BMW R1200GS Servicing Tips & Extra Information
When servicing the R1200GS you should also consider a number of often neglected points (at least neglected by some BMW motorcycle dealers!)
- Change the final drive oil (see here)
Recon oil is cheap, FD’s are expensive! After seeing how much water that can penetrate the rubber boot between the FD and the swing arm I recommend checking the driveshaft and change the oil annually.
- Check/lube the driveshaft splines of the FD. Use anti-seize paste with 60% moly content. Ordinary grease is no good. (see here)
- Check the mono swingarm for slack in the bearings (should be none – just try to rock the swingarm sideways. (details below)
- Brake caliper check (details below)
- Sparkplugs advice (to come)
As always…..Disclaimer: Refer to the workshop manual or a Haynes / Clymer manual and refer to a motorcycle technician / mechanic if in doubt!
To be safer rather than sorry later, remove the swingarm bearings and lubericate them (I use the same high moly content lube as for the final drive splines). The right-hand bearing is simple bolt on, the left has an adjuster hex screw with a locking nut to enable adjustment/torqing. You need a special tool to undo the lefthand bolt which I made myself:
Check the mono swingarm for slack in the bearings, adjust and lubricate
In the first photo above you can see a piece of a thick rubber gasket. I just used it to support the piece of 12mm hex bit at through the 30mm socket. As you can see, this homemade tool is quite similiar to the BMW special tool shown in the RepROM, but much cheaper :-D.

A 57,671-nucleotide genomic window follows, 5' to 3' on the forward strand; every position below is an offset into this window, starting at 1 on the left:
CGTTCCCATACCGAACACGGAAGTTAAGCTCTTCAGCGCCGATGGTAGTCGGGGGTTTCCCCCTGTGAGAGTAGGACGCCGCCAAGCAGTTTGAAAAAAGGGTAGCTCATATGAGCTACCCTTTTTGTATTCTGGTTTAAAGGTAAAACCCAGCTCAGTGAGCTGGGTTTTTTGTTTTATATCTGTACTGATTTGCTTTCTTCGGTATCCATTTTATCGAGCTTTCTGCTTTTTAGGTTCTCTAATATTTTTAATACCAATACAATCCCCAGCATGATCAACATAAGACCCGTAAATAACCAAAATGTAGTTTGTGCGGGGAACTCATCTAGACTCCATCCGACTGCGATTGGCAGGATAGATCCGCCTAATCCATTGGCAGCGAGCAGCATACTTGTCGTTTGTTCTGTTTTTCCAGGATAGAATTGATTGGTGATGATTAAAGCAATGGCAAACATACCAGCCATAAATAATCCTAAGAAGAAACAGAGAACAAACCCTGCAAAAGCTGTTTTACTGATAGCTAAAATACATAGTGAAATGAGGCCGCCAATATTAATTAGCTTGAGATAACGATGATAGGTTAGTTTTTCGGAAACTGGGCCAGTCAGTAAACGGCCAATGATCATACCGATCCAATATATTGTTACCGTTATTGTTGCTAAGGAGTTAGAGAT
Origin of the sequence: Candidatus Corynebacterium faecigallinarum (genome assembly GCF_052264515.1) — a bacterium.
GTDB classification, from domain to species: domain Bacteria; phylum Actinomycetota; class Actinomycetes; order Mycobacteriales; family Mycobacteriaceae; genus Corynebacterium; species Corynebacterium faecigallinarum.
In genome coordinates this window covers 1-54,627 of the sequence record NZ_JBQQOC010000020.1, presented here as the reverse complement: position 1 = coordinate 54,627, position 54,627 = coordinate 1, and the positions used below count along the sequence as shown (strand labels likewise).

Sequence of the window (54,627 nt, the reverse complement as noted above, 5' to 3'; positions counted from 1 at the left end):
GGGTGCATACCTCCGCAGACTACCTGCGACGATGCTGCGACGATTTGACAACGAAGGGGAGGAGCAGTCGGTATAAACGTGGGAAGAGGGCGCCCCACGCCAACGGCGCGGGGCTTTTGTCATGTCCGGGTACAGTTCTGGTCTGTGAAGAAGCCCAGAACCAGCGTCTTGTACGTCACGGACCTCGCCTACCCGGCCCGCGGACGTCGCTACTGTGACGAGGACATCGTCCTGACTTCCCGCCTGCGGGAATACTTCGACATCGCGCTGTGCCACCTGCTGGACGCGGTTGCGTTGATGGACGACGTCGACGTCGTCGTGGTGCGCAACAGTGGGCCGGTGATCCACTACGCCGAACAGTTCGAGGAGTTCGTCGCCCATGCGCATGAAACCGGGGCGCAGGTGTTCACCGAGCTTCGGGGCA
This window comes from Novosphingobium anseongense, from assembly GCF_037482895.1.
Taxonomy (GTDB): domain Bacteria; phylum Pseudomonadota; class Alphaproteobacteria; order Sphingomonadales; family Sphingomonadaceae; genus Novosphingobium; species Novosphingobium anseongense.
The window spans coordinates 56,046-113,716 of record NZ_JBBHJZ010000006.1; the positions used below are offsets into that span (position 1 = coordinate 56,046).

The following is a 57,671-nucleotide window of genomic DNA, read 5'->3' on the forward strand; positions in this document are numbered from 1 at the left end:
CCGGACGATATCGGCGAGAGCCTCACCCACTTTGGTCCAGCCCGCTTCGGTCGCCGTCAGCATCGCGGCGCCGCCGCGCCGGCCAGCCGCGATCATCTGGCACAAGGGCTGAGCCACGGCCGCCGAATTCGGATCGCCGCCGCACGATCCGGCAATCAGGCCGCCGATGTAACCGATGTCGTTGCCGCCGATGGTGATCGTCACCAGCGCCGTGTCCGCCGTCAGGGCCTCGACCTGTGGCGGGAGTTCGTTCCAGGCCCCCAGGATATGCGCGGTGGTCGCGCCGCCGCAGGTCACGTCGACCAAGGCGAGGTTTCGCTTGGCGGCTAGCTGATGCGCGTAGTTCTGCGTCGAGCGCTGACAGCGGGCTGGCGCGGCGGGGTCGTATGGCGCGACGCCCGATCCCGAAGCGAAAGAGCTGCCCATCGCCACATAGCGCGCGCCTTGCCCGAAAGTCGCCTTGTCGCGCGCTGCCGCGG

I used a 30mm long ratchet socket and cut the slot with an angle grinder. The slot must be wide enough to accommodate a 12mm ring spanner. From a 12 mm hex / Allen key I cut a suitable length to through the 30mm socket to the adjuster screw on the bike. When replacing the bearing, adjust the torque of the hex adjusting screw to 7NM. Using the special tool you can now hold the adjusting nut still while turning the 30mm lock nut to the correct torque. Simple!
Brake caliper check (see also: Changing brake pads (cleaning calipers)
Another problem area on the 1200GS and probably on all bikes with similar brake setups, is the “floating” type of caliper where the brake pistons are only on one side of the caliper. This requires the caliper to move sideways when brake pressure is applied so that the non-piston side brakepad will contact with the brake disk. I’m sure that many of the problems people are experiencing with the rear brake of the GS is caused by a stuck/sticky caliper slide. This will cause uneven wear on left/right pad and in some cases, excessive wear on one side of the disk (happened to me).
On floating type brake calipers the caliper is attached to a mounting bracket with two guidepins on which the caliper shopuld move freely. The problem with the BMW design is that the front guidepin, made of steel, is moving inside a hole in the aluminium bracket. Even if it’s protected by small rubber bellows, it’s too easy for water and dust to get inside. As we know, the mix of aluminium, steel and water (maybe saltwater in winter) is not good. The alu will corrode, the steel will rust and the result is that the guide pin is stuck solid. To ensure flawless operation of the rear brake you have to inspect and lubricate the guidepins at least once a year. I’m using Loctite Anti-seize paste with 65% moly content, perfect for slowmoving metal to metal moving parts under high pressure and temperature.